>> people every time, then you probably won't remember much about
    >> individual batch.

    >
    >> But if you mix it up quite a bit and share it with different
    >> people then I, at least, would remember many of them.

    >
    > Yeah, that's what I'm thinking.
    >
    > But my memory is fading enough that there is one type of pork chili
    > I used to make pretty frequently 20 to 25 years ago or so, and
    > I cannot remember exactly how I did it. I know that I started
    > out with sauteed boneless pork chunks, bell peppers, onion, and
    > canned serranos; I know that towards the end of it I would add
    > some jarred salsa and red vinegar, then serve it over rice; but
    > I for the life of me cannot remember if I added any other liquid,
    > such as canned tomato, or stock, or canned tomatillo salsa. Perhaps
    > I did all of these things on various occasions, but these details
    > are lost in the passage of time.
    >
    > I guess if I can't remember it, it can't be important.
    >
    > Thanks to everyone who responded.
    >
    > Steve


    And did the old time cowboys who made this pork chili do this whilst
    driving the pigs to market in Topeka, Kansas? (Just joshing of course,
    as a Native Texan I just cannot imagine chili with pork or any other
    meat than beef in it.) My lovely daughter made some sort of thing she
    called chili with ground turkey in it, even her kids wouldn't eat it and
    when they were teenagers they would eat the table if they were hungry
    enough.

  18. #18
    blake murphy Guest

    Default Re: Food memory ability

    On Sun, 27 Jun 2010 09:49:22 -0700, Bob Terwilliger wrote:

    > blake wrote:
    >
    >> i'm going to make some chili today, but i'm using some flank steak from
    >> the
    >> freezer. i'm hoping that small cubes in a long simmer will be tender
    >> enough.

    >
    > Ummm.... probably not. Flank steak doesn't have much in the way of collagen,
    > so it doesn't break down the same way a pork shoulder or brisket would. I
    > fear you'll end up with tough little cubes of leather. Flank steak is better
    > when it's cooked rare over high heat, like for fajitas.
    >
    > Bob


    it turned out pretty well, actually. it's not what i would normally do
    with it, but it had been in freezer for about two years (well-wrapped, but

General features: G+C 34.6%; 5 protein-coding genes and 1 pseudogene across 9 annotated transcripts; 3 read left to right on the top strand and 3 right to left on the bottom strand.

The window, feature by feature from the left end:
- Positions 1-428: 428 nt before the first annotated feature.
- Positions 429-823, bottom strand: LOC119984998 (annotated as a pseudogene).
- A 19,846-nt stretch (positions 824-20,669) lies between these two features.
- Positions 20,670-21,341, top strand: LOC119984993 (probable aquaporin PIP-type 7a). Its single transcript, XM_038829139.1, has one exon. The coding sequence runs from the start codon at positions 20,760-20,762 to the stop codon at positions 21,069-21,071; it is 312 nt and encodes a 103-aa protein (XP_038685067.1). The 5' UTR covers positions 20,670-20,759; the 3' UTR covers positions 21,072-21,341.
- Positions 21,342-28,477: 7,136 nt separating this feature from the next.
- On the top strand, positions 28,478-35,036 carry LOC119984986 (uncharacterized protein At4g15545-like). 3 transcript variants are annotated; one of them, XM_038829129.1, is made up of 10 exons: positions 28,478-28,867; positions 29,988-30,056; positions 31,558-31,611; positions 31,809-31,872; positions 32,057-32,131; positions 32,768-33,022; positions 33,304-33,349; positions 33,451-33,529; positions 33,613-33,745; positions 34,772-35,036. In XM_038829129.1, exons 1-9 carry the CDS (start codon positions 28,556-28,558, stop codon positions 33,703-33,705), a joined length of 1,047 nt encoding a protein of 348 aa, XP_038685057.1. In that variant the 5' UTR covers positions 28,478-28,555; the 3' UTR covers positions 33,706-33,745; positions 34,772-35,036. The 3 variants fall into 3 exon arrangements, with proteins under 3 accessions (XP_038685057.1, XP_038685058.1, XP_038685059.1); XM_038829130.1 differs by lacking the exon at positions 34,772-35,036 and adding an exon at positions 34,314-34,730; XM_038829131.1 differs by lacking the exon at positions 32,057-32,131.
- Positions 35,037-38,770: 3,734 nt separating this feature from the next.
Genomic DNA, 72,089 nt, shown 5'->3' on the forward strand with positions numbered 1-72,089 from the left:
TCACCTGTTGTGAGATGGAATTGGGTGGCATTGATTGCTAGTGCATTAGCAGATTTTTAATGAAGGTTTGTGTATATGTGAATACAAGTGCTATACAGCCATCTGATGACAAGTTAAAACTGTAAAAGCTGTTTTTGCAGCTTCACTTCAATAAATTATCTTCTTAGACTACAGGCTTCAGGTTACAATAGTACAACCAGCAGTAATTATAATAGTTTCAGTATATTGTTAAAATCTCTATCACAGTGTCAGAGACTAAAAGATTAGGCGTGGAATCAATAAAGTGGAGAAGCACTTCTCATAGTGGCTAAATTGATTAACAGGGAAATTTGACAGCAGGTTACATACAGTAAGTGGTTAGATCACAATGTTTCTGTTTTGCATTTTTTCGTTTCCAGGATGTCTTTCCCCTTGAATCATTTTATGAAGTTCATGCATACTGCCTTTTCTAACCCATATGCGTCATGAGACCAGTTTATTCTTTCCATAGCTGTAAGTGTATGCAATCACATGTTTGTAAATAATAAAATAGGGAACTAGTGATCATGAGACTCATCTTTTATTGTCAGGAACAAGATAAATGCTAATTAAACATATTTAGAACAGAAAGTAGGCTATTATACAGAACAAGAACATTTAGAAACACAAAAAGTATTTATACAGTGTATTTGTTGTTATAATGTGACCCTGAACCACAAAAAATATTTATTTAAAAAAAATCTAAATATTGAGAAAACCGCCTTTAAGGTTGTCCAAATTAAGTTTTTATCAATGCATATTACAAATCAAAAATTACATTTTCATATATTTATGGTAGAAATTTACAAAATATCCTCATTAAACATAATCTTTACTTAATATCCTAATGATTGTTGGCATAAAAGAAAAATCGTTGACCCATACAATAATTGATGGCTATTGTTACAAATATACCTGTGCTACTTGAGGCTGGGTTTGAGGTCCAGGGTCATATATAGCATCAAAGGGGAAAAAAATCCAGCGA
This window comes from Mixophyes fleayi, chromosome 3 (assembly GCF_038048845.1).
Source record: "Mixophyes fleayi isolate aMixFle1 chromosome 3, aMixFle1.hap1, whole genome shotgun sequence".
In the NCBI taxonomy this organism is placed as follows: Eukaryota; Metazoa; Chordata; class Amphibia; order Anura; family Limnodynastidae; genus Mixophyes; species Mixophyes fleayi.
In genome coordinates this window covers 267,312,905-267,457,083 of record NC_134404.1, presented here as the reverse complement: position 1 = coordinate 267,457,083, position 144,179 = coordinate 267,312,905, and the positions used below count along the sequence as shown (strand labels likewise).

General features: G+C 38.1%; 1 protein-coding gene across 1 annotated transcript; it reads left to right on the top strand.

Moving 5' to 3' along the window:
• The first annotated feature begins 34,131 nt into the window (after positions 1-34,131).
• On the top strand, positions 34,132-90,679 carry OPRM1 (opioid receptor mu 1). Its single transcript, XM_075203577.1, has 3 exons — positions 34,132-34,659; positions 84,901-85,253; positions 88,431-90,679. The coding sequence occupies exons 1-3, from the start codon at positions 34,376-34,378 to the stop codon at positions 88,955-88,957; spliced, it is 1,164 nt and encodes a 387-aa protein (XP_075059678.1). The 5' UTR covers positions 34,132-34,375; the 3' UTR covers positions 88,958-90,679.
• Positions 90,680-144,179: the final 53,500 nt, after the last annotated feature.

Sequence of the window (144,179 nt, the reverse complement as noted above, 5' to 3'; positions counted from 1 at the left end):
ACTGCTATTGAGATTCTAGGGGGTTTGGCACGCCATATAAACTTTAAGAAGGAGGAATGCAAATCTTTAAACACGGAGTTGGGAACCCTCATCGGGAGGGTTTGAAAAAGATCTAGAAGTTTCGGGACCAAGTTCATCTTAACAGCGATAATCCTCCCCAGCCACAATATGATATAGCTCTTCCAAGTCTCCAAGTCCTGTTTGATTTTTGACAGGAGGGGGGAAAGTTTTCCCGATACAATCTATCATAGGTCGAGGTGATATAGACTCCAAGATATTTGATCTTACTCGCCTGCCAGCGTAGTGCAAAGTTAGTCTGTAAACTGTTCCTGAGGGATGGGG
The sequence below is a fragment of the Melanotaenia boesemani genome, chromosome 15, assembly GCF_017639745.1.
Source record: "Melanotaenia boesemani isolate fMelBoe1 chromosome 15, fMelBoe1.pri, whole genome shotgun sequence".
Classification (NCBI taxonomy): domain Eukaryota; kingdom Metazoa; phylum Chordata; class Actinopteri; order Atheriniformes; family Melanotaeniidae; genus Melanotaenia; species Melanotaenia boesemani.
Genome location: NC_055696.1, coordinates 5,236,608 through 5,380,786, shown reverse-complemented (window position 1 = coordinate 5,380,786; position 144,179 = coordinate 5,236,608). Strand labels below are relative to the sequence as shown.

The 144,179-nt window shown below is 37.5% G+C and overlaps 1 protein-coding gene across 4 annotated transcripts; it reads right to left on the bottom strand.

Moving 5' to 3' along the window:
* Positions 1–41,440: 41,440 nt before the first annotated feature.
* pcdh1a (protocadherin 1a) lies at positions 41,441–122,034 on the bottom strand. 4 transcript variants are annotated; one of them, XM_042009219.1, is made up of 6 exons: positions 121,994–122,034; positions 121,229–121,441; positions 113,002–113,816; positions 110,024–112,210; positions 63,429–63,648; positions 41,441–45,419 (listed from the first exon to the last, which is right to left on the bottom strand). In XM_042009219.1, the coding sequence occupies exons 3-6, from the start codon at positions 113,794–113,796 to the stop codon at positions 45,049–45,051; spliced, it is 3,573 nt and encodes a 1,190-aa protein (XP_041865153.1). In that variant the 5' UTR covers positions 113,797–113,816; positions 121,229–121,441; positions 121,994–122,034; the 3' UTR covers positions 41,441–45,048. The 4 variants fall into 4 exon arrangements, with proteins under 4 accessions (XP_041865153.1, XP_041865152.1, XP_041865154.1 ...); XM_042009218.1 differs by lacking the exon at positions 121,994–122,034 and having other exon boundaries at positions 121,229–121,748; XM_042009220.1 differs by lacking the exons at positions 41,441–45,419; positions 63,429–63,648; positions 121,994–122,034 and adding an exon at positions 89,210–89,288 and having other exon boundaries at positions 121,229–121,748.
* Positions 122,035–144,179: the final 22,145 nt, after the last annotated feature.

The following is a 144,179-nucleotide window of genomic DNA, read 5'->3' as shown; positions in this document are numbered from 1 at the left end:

still), so i was a little worried about it. it looked fine, though. i
    marinated the cubes with a little tequila, lime juice adobo seasoning and
    olive oil for about two hours beforehand.

    your pal,
    blake

  19. #19
    Felice Guest

    Default Re: Food memory ability


    "blake murphy" <[email protected]> wrote in message
    news:6znzs8t67whs$.1pkkfh5vgodnt$.[email protected]. .
    > On Sun, 27 Jun 2010 09:49:22 -0700, Bob Terwilliger wrote:
    >
    >> blake wrote:
    >>
    >>> i'm going to make some chili today, but i'm using some flank steak from
    >>> the
    >>> freezer. i'm hoping that small cubes in a long simmer will be tender
    >>> enough.

    >>
    >> Ummm.... probably not. Flank steak doesn't have much in the way of
    >> collagen,
    >> so it doesn't break down the same way a pork shoulder or brisket would. I
    >> fear you'll end up with tough little cubes of leather. Flank steak is
    >> better
    >> when it's cooked rare over high heat, like for fajitas.
    >>
    >> Bob

    >
    > it turned out pretty well, actually. it's not what i would normally do
    > with it, but it had been in freezer for about two years (well-wrapped, but
    > still), so i was a little worried about it. it looked fine, though. i
    > marinated the cubes with a little tequila, lime juice adobo seasoning and
    > olive oil for about two hours beforehand.
    >
    > your pal,
    > blake


    No wonder it turned out pretty well. Jeez, if you marinated me in tequila
    for two hours I wouldn't put up much of a fight, either.

    Felice



  20. #20
    George Shirley Guest

    Default Re: Food memory ability

    On 6/28/2010 4:19 PM, Felice wrote:
    > "blake murphy"<[email protected]> wrote in message
    > news:6znzs8t67whs$.1pkkfh5vgodnt$.[email protected]. .
    >> On Sun, 27 Jun 2010 09:49:22 -0700, Bob Terwilliger wrote:
    >>
    >>> blake wrote:
    >>>
    >>>> i'm going to make some chili today, but i'm using some flank steak from
    >>>> the
    >>>> freezer. i'm hoping that small cubes in a long simmer will be tender
    >>>> enough.
    >>>
    >>> Ummm.... probably not. Flank steak doesn't have much in the way of
    >>> collagen,
    >>> so it doesn't break down the same way a pork shoulder or brisket would. I
    >>> fear you'll end up with tough little cubes of leather. Flank steak is
    >>> better
    >>> when it's cooked rare over high heat, like for fajitas.
    >>>
    >>> Bob

    >>
    >> it turned out pretty well, actually. it's not what i would normally do
    >> with it, but it had been in freezer for about two years (well-wrapped, but
    >> still), so i was a little worried about it. it looked fine, though. i
    >> marinated the cubes with a little tequila, lime juice adobo seasoning and
    >> olive oil for about two hours beforehand.
    >>
    >> your pal,
    >> blake

    >
    > No wonder it turned out pretty well. Jeez, if you marinated me in tequila
    > for two hours I wouldn't put up much of a fight, either.
    >
    > Felice
    >
    >

    Damn! Just the vision of that thought made me spew Diet Dr. Pepper all
    over the monitor. Thanks a lot.